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peterz
01-28-2007, 08:15 PM
In an ASM program which is the difference between LONG and RES variables ?
I understand that variables stated as LONG can be initialized, but other than this, is there any difference ?

For example, between the following two sentences:

myvar LONG 0

OR

myvar RES 1

I ask because I have changed some RES variables to LONG so as to have them initialized and my program ceased to work!


scotta
01-28-2007, 11:31 PM
Make sure you don't mix up RES and Longs:

OK

long
long
res
res

Not Ok

Long
res
Long
res

Paul Baker
01-29-2007, 08:29 AM
Yes, RES variables must occur after all declared LONGs.

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Paul Baker (mailto:pbaker@parallax.com)
Propeller Applications Engineer
[/url][url=http://www.parallax.com] (http://www.parallax.com)
Parallax, Inc. (http://www.parallax.com)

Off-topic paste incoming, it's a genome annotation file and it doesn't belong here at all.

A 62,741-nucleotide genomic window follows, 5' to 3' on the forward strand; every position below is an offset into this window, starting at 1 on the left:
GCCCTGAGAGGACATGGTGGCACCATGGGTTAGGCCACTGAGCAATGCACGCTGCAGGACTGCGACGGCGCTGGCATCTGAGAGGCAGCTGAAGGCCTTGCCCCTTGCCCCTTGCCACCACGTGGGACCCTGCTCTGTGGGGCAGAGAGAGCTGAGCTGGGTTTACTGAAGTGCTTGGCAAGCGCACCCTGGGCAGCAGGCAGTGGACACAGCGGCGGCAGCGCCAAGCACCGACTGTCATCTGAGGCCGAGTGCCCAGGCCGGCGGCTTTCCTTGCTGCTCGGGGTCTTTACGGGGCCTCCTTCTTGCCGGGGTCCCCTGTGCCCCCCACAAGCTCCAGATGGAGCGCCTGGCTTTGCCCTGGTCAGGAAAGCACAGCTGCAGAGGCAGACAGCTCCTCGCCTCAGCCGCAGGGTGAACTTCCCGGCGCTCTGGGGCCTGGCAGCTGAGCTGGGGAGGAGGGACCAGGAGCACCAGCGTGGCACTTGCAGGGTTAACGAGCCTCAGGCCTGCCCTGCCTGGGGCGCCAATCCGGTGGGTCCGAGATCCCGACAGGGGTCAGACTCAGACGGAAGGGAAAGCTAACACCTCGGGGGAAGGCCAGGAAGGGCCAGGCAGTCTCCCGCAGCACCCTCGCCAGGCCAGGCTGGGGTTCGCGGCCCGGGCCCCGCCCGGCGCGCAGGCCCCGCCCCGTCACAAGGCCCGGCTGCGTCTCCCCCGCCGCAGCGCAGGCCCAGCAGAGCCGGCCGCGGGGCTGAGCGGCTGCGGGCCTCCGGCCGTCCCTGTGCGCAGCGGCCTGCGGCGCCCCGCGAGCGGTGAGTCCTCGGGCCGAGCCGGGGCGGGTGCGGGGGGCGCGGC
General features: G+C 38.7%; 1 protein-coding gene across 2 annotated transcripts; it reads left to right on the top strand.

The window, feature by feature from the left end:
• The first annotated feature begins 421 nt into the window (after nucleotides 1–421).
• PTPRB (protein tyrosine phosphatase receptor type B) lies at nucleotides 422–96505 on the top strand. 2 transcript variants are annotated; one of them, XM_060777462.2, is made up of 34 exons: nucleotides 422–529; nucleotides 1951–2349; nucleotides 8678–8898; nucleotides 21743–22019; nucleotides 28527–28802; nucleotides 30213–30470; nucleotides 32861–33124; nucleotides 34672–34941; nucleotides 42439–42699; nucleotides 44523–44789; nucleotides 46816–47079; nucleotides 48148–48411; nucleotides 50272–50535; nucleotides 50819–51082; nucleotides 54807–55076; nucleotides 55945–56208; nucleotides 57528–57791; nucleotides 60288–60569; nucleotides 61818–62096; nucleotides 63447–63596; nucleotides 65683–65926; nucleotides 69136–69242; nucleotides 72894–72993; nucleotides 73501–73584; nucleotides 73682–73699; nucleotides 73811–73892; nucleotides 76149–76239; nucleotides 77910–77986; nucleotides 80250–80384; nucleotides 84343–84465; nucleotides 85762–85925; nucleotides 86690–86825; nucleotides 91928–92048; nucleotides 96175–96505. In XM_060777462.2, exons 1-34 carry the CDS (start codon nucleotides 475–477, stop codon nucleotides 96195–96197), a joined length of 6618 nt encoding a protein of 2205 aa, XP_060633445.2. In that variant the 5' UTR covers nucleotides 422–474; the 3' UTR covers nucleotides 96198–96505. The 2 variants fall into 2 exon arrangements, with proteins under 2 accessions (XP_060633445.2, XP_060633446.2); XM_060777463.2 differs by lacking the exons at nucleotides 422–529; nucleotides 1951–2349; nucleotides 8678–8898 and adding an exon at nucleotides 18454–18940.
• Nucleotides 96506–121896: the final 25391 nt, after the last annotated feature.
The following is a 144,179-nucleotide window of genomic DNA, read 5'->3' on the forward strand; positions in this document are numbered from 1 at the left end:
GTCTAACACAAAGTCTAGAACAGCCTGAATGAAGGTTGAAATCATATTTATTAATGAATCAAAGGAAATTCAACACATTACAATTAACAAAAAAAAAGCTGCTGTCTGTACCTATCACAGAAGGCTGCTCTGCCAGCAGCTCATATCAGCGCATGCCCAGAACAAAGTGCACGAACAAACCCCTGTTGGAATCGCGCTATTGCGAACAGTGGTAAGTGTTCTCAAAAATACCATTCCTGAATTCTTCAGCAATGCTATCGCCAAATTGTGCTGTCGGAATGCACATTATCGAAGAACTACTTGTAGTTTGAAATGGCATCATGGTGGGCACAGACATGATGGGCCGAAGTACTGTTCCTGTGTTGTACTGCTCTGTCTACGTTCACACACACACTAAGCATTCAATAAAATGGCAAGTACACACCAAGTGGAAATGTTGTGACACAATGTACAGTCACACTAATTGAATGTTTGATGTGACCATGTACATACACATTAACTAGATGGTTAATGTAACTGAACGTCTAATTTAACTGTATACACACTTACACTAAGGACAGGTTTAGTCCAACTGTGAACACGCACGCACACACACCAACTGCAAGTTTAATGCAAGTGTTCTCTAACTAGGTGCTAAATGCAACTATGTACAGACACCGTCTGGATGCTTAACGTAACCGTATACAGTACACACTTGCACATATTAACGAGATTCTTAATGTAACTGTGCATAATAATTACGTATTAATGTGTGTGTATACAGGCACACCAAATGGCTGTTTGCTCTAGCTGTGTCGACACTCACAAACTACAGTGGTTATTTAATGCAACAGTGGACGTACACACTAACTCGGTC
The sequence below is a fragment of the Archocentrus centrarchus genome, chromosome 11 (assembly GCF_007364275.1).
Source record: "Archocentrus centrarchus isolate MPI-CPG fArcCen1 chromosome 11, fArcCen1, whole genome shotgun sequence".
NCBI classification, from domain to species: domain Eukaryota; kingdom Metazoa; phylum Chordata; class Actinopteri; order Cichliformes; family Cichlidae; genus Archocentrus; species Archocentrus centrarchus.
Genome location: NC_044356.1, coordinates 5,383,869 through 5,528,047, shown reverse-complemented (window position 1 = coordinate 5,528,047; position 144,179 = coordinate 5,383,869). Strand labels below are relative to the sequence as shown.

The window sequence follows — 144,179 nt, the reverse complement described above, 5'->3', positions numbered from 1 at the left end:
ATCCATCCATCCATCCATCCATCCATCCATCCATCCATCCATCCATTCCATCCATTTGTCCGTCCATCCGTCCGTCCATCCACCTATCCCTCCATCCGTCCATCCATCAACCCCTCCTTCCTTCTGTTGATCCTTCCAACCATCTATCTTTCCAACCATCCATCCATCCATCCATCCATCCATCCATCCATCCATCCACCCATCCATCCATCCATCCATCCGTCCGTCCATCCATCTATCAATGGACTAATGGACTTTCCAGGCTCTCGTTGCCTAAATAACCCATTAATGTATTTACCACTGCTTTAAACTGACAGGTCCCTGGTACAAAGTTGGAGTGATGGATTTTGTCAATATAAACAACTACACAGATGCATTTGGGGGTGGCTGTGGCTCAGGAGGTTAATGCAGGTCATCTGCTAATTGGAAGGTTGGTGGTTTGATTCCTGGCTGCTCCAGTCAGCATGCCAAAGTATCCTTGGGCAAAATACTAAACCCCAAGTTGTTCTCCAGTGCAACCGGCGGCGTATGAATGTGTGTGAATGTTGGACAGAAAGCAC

John R.
01-29-2007, 08:22 PM
I think what PeterZ was asking (and I'd like to know), is what is the difference between Long and Res, and why you would use a Res variable in stead of a Long.

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John R.

8 + 8 = 10

Mike Green
01-30-2007, 02:27 AM
Remember that an assembly program resides in the Hub memory and gets copied to a Cog with a COGINIT or COGNEW statement for execution. The Hub copy stays around and occupies memory that otherwise isn't easily usable. Some assembly programs may have a lot of variables that don't need to be pre-initialized with some constant value. The RES statement assigns a location in Cog memory to a variable, but doesn't actually occupy Hub memory. What happens is that, since the RES statements must come last in the assembly program, their space is actually filled by whatever the Propeller Tool stores next in Hub memory. This may be Spin byte codes for some method or some other DAT section information or whatever. This "junk" actually gets copied into the Cog, but it doesn't matter since a RES variable is undefined when the Cog routine starts.